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Urgent steps are needed to safeguard the future of the UK’s horticulture sector, says a hard-hitting House of Lords report. The £5 billion industry... UK horticulture is at crossroads, say peers

Urgent steps are needed to safeguard the future of the UK’s horticulture sector, says a hard-hitting House of Lords report.

The £5 billion industry – focusing on fruit, vegetables and ornamental plants – is at a crossroads, says the study. It is under-prioritised and unappreciated by policymakers – threatening to leave holes in UK food security and net zero targets.

Rising costs

The stark warning follows an inquiry by the cross-party House of Lords horticultural sector committee. It examines the policies and investment needed for the horticulture sector to thrive.

Growers have been hit hard by rising fertiliser and energy costs due to the impact of Brexit, the Covid pandemic and war in Ukraine, says the document. The sector is  struggling to attract talent and is perceived as unattractive and inaccessible, it adds.

Committee chairman Lord Redesdale said: “Horticulture is a multi-billion-pound industry employing over 50,000 people, but it is too frequently overlooked by policymakers.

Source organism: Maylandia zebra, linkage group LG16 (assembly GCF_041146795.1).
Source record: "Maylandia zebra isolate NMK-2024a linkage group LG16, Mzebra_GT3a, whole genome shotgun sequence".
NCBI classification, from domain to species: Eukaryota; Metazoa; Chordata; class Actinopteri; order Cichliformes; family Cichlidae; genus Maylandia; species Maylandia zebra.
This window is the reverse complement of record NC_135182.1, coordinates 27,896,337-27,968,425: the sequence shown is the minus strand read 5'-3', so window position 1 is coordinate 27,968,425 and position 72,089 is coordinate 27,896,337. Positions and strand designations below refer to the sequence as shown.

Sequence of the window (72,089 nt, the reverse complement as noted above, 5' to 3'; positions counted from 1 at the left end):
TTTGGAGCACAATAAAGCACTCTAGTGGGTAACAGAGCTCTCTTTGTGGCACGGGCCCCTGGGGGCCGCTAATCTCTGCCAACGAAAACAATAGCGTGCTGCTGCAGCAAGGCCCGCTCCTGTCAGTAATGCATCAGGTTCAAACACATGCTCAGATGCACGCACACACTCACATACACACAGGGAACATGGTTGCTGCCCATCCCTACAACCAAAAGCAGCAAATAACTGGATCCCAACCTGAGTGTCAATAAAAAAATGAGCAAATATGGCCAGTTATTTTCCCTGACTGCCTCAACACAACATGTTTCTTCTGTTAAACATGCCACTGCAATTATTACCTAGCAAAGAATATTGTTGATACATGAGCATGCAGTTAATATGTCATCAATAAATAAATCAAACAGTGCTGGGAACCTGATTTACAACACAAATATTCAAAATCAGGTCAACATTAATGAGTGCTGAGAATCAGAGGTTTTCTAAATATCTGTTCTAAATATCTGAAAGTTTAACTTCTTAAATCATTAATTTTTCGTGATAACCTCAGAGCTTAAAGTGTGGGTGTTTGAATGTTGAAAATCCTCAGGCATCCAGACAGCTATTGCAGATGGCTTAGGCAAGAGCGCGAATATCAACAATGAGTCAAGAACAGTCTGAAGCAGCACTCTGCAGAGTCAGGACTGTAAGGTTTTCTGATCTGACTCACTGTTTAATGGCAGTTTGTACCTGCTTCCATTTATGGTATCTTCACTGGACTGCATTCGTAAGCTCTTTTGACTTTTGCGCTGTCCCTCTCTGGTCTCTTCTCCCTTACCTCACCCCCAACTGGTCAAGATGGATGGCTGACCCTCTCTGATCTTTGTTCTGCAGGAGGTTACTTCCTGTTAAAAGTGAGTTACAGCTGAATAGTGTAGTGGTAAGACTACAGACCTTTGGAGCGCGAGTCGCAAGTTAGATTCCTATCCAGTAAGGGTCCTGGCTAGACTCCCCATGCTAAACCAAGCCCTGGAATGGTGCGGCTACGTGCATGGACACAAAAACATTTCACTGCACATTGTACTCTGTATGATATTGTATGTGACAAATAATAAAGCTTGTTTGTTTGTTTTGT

“In the face of a cost-of-living crisis, supermarkets are battling to keep prices down, but this squeezes UK growers out of the market in favour of cheaper imports. This fundamentally threatens food security and the domestic market for ornamentals.”

Published last month, he report calls on the government to publish the “world leading” horticulture strategy it promised over a year ago. And it calls on ministers to press ahead with their review of fairness in the horticulture supply chain.

When it comes to seasonal labour, the committee heard evidence of discrimination and exploitation of migrant workers, including the non-payment of wages and over-crowded, substandard accommodation.

While the sector must do more to reduce greenhouse gas emissions, the report says horticulture can help to mitigate the impacts of climate change through improving biodiversity, carbon capture and urban greening.

But it warns that the adoption of exciting new technologies to support the transition to more environmentally-friendly, less labour-intensive growing methods will depend on effective research and development – and a secure, skilled, labour supply.


The committee was particularly damning on the role of supermarkets, whose loss-leader strategies it says squeeze growers in favour of low prices for consumers, and which prioritise cheaper imports over UK-grown produce.

Lord Redesdale said the government should secure the skills pipeline by boosting the place of horticulture on the curriculum, draw up a clear workforce strategy – and urgently address reports of exploitation linked to the seasonal worker visa.

“Amateur and professional horticulturists alike must be supported to transition towards more environmentally friendly practices, and the research and development landscape must be reviewed to ensure it backs British growers to innovate.

“With the confidence and support of government, the horticulture sector can realise its limitless potential.”